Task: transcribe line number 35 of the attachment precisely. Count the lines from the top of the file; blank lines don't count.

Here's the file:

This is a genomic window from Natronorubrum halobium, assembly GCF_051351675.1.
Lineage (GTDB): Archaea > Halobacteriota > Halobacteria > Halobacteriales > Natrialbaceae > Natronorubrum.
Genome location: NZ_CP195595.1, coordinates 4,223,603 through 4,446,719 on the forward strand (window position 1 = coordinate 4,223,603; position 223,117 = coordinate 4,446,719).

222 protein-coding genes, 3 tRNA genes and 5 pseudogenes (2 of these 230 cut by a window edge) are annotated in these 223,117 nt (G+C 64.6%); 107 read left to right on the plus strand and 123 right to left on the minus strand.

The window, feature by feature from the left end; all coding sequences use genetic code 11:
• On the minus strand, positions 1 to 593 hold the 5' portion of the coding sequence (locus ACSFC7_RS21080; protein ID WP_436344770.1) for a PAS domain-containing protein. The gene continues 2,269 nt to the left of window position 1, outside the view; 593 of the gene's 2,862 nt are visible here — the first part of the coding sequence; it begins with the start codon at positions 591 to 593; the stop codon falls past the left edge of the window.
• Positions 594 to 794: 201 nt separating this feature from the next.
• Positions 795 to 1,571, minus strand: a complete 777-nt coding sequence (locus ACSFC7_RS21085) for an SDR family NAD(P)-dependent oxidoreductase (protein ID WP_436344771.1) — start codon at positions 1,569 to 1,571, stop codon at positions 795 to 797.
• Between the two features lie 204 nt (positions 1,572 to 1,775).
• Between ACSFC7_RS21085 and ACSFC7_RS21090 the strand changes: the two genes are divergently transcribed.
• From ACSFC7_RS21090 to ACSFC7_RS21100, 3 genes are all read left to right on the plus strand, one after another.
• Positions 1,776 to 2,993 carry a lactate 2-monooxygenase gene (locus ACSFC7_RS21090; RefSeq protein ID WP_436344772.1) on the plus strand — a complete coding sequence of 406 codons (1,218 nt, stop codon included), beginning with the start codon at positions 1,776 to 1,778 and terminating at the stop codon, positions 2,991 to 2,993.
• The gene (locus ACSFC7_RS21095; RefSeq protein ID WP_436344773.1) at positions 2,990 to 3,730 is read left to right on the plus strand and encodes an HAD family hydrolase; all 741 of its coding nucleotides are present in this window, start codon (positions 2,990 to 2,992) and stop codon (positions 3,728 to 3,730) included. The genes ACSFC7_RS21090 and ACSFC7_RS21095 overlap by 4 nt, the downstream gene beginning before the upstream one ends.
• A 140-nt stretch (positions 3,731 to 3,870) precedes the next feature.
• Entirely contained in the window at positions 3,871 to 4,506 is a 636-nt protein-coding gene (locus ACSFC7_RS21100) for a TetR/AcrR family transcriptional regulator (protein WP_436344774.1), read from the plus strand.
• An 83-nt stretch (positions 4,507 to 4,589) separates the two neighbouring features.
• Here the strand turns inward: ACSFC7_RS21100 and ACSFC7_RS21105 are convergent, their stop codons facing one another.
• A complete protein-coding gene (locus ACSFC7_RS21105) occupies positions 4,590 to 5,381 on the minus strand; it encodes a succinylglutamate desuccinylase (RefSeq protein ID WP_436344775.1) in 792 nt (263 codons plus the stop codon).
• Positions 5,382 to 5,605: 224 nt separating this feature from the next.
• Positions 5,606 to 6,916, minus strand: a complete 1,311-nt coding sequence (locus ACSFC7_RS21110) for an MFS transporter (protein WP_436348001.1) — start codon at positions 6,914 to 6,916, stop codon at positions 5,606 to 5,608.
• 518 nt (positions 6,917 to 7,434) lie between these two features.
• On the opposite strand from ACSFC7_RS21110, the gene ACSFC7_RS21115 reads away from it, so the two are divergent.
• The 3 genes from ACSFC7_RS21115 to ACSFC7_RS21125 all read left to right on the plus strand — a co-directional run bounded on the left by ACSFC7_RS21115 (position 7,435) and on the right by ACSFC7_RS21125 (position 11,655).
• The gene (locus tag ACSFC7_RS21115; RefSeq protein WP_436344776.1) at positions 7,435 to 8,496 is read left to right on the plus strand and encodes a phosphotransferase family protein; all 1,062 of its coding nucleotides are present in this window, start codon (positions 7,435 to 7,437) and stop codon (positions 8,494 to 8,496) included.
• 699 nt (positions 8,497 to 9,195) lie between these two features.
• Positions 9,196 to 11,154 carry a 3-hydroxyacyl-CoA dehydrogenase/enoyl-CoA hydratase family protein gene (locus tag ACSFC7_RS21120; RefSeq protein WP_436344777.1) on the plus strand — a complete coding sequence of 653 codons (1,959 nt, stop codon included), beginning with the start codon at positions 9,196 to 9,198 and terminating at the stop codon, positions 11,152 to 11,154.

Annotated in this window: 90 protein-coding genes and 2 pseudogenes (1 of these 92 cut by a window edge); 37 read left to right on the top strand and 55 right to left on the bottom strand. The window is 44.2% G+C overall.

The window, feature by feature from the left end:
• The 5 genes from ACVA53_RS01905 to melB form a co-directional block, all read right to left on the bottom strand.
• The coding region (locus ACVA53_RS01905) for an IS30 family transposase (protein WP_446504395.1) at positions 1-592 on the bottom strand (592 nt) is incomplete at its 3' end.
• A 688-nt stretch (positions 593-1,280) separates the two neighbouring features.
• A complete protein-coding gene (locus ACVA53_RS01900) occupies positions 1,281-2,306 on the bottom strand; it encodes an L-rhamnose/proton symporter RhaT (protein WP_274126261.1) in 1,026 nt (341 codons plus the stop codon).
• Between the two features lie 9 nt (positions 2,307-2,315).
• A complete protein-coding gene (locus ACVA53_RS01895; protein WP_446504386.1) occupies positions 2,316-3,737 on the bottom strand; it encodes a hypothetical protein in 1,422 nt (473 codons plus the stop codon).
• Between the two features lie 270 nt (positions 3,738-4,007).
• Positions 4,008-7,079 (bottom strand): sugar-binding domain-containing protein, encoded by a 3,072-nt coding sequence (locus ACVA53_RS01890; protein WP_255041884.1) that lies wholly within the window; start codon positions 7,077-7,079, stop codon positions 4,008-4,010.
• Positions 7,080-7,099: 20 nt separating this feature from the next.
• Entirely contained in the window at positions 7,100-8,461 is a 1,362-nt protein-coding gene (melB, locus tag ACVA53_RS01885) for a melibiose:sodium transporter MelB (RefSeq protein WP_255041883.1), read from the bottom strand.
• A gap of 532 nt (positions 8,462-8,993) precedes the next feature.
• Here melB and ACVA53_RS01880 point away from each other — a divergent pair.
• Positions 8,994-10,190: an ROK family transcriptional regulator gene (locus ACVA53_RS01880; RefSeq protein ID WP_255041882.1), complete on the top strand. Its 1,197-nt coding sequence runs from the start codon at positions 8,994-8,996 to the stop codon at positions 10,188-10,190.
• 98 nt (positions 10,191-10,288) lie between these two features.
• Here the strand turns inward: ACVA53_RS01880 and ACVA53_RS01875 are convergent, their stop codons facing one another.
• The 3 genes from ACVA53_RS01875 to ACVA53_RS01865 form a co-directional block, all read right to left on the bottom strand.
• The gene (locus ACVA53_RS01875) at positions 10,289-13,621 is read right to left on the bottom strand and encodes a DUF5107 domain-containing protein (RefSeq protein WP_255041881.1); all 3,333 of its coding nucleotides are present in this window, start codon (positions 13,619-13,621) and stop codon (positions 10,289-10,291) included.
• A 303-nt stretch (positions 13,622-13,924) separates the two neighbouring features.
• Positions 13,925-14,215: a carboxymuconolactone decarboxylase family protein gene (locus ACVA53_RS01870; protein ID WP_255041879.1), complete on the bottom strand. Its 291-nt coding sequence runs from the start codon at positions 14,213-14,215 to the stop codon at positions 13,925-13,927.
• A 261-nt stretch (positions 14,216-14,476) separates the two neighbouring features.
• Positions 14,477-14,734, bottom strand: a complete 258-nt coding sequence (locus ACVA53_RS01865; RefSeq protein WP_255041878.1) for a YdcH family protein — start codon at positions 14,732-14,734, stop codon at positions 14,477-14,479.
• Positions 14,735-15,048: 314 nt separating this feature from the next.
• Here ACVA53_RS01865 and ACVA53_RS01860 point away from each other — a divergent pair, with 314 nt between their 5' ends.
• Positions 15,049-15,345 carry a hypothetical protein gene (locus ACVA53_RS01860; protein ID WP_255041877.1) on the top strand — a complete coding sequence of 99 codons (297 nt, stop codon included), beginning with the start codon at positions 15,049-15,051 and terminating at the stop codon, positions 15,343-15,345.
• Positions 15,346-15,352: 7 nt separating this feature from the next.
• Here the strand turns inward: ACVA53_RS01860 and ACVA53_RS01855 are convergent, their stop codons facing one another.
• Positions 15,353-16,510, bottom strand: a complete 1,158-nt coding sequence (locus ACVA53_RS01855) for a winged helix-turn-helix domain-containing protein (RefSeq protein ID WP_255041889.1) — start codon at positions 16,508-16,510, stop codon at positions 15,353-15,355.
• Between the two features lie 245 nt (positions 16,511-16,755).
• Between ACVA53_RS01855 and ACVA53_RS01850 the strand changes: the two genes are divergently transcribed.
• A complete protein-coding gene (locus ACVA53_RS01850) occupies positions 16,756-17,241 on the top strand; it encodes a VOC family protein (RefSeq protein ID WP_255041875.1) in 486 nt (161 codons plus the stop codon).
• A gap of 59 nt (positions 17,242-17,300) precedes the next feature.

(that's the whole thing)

• Between the two features lie 270 nt (positions 3,738-4,007).